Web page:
Pletnev recorded the work with none other than Martha Argerich for Deutsch Grammophon, and thus Berlinskaya and Ancelle go up against very formidable competition. Who wins? [...] Overall, it’s a close call between the two performances, but I would choose the Berlinskaya/Ancelle... The performances by the duo are splendid on all counts, with well judged tempos, spirited rhythms, nuanced dynamics, and accurate playing.
It’s pretty heady stuff, and to cap it off, Berlinskaya and Ancelle are sensational pianists. This, their second album, might be classed as indispensable [...]Ancelle has made his own transcription of ten selections from Romeo and Juliet with the same eye to pianistic excitement that Pletnev brought to Cinderella. [...] If anything, Ancelle is more imaginative, playing freely with chord structure and orchestral textures.
Berlinskaya is a tremendous Scriabin interpreter. Playing of this calibre demands to be heard. If you have even the slightest interest in Russian civilisation, you will need to experience this music without delay.
This sumptuous Scriabin recital affirms a sparkling playing, the interior of a fiery interpreter concerned with measuring and poetic accuracy : Ludmila Berlinskaya.
But the fascination is mainly due to the really dazzling play of Ludmila Berlinskaya and Arthur Ancelle. (...) They also have a culture of touch, with incredibly rich shades, that gives to the melodic line a color and warmth that is rarely heard on such a level.
Ludmila Berlinskaia and Arthur Ancelle make a wonderful sound on this Saphir release of Tchaikovsky. They play extremely well and I would highly recommend this to anyone that’s looking for something slightly different.
The whirlind portions of Francesca generate tremendous power in Ancelle’s transcription. The Nutcracker character pièces are crisply etched.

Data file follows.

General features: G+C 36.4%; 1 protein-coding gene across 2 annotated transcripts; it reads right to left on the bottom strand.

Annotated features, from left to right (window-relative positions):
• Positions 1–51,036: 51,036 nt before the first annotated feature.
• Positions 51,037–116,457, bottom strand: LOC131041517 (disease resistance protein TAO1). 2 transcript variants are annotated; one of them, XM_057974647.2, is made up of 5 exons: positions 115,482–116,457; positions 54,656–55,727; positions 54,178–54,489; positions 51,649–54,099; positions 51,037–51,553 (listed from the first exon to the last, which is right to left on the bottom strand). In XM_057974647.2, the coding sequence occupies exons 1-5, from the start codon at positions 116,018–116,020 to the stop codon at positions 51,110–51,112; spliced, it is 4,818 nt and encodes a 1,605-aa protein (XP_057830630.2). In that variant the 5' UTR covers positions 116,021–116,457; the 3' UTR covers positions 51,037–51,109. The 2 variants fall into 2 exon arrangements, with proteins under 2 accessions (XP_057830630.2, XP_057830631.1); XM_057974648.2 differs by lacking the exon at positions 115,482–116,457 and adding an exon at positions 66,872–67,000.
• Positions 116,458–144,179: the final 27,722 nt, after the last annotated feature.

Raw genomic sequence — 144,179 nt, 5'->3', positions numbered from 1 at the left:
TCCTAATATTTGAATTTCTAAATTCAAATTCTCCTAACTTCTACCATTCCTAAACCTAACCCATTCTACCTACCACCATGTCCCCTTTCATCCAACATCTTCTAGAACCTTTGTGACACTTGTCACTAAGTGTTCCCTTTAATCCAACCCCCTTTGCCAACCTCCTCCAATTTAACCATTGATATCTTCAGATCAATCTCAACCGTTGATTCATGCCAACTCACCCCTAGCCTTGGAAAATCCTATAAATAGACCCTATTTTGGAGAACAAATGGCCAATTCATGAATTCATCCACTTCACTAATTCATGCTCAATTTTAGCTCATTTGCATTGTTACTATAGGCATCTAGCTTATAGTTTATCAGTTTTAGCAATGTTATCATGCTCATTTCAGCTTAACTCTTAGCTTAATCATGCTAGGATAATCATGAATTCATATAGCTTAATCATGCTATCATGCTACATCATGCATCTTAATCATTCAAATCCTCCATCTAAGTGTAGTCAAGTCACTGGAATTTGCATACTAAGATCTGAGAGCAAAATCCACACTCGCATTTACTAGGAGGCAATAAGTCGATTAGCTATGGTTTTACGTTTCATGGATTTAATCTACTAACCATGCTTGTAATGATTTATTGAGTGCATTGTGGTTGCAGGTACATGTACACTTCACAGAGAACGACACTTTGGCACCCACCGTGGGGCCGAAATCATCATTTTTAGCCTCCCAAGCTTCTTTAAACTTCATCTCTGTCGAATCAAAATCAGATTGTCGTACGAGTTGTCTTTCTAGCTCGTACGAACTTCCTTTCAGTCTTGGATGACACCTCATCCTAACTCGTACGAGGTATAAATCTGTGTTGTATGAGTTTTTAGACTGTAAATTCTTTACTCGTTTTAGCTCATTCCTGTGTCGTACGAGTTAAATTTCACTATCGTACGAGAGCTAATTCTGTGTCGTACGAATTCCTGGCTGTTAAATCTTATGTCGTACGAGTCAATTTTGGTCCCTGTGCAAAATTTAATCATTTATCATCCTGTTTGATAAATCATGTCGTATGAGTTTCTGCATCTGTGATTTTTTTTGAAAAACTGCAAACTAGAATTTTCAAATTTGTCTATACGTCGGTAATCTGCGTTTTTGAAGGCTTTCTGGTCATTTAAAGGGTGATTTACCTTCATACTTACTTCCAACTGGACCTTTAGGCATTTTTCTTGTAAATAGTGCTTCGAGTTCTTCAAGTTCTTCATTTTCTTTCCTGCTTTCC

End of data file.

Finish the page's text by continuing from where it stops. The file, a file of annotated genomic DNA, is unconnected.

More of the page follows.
With the Suites for two pianos judiciously combined, this recording by Melodiya dedicated to Prokofiev is a true and salutary success. Beautiful, tasty...
Superb technique of a duet that viscerally feels the expressive violence of those pages.
Le toucher est vivant, enjoué, précis. C’est un régal ! Et l’interprétation est aussi expressive que les titres des Silhouettes d’Arensky (…)Puis les artistes nous ont invités dans le répertoire de Tchaïkovsky avec Francesca da Rimini. Là, avec deux pianos seulement, c’est l’orchestre symphonique au complet que l’on entend, qui résonne, se répond. (…)L’interprétation de Casse-Noisette était d’une belle justesse, tant dans le tempo que dans les nuances, et il suffisait de fermer les yeux pour imaginer les danseuses et danseurs évoluer sur les mélodies...
France and Russia, like water and fire, joined in this amazing duo, bringing a piece of their culture, a piece of themselves, from opposite sides they found a way to join in a single whole thanks to music. Creating a symbiosis of sound and beats, they do not just play but live each tune. That genuine sincerity that filled every Suite and Ouverture is impossible to put into words. They seemed to be talking, engaged in a discussion using the language of notes where actual words are useless. They completely dissolved in music, bringing pure art to the audience.
Without any abusive exaggeration, Ancelle and Berlinskaia, brilliant, playful, hurtle those heroic scales with a contagious cheerfulness !
Arthur Ancelle delivers a truly exciting adaptation of Tchaikovsky’s masterpiece. In osmosis, the duo plunges with beating heart into to the rhythm of a diabolical chromaticism, at the verge of suffocation or dizziness, alternating dramas and passions without downtime. We quickly forget the original orchestration of the score – is not it the best compliment we can offer a transcriptionist? – to recapture the spirit of Dante throughout the 22 minutes of grand piano playing. (…)
The transcription (…) of Romeo and Juliet brings together all the « hits » of this legendary score, and provides a feeling of consistency and achievement that the original orchestral suites made by Prokofiev himself didn’t bring.
There’s constant panache and concentration. (...) The French-Russian duet plunges into it with enthusiasm and authority – in the fury of the « Quarrel », the rage of the « Galop », the flame of « Gavotte » and even the dizziness of « Cinderella’s Waltz ». Ludmila Berlinskaya and Arthur Ancelle sign up a very beautiful recording (...).
The Russian-French piano duo of Ludmila Berlinskaya and Arthur Ancelle demonstrate solid performing talent and expressiveness, particularly evident in Ancelle’s own transcription of Romeo And Juliet. Cinderella, transcribed by Mikhail Pletnev, makes no less pleasant listening. Considered as a sorbet to follow Christmas lunch, this is highly worthwhile.